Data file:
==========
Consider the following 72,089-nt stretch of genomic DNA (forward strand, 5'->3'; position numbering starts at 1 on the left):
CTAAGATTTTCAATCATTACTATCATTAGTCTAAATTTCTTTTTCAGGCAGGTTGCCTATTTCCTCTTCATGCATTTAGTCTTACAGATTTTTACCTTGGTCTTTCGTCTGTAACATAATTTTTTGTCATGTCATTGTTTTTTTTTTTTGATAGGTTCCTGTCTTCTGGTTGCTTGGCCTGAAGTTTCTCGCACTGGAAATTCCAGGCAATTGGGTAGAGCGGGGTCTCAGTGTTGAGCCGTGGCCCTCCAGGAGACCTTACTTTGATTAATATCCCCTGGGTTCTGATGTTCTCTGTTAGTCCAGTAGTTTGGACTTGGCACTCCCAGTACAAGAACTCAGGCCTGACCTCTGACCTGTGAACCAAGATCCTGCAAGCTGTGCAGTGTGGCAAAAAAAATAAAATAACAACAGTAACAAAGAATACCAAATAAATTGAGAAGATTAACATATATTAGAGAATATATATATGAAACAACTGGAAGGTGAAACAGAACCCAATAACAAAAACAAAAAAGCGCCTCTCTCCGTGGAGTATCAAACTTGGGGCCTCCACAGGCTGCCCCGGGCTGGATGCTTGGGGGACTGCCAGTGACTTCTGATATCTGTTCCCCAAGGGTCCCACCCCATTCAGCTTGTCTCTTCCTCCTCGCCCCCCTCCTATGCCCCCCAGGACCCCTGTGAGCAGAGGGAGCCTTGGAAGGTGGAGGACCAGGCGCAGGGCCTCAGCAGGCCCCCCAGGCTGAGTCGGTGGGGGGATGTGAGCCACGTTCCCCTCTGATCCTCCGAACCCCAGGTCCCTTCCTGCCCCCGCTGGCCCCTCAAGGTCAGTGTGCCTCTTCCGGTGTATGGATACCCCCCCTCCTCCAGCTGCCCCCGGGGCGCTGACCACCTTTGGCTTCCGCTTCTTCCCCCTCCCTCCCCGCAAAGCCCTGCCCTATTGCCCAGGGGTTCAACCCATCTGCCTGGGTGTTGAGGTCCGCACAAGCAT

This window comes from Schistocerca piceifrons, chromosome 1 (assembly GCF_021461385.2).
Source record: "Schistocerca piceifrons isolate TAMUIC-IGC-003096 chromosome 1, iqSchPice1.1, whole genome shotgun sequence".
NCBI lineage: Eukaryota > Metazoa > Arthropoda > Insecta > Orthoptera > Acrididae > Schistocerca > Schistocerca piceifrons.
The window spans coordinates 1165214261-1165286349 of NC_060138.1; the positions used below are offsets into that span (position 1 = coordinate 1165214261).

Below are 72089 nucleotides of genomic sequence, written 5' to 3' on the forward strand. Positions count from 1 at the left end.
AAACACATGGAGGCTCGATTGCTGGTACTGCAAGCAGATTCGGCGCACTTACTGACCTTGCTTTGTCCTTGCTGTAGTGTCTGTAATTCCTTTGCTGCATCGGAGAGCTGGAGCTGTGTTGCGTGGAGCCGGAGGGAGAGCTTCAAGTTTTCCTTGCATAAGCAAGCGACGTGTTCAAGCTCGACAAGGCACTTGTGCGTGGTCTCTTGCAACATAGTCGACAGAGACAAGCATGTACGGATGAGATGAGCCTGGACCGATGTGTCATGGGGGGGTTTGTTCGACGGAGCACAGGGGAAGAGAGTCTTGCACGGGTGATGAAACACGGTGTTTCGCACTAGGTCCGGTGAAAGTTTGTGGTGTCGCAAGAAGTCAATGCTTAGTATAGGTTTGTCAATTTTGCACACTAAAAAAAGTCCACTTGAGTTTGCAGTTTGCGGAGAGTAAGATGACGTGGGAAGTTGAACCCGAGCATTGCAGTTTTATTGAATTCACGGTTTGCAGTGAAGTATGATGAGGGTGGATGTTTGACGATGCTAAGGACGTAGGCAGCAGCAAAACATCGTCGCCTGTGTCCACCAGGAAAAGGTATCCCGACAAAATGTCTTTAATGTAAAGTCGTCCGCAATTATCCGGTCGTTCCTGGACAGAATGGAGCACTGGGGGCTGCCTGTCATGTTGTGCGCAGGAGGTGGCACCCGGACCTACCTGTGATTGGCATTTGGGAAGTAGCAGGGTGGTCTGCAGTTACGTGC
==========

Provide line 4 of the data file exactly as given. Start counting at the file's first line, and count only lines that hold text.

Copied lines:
Source record: "Schistocerca piceifrons isolate TAMUIC-IGC-003096 chromosome 1, iqSchPice1.1, whole genome shotgun sequence".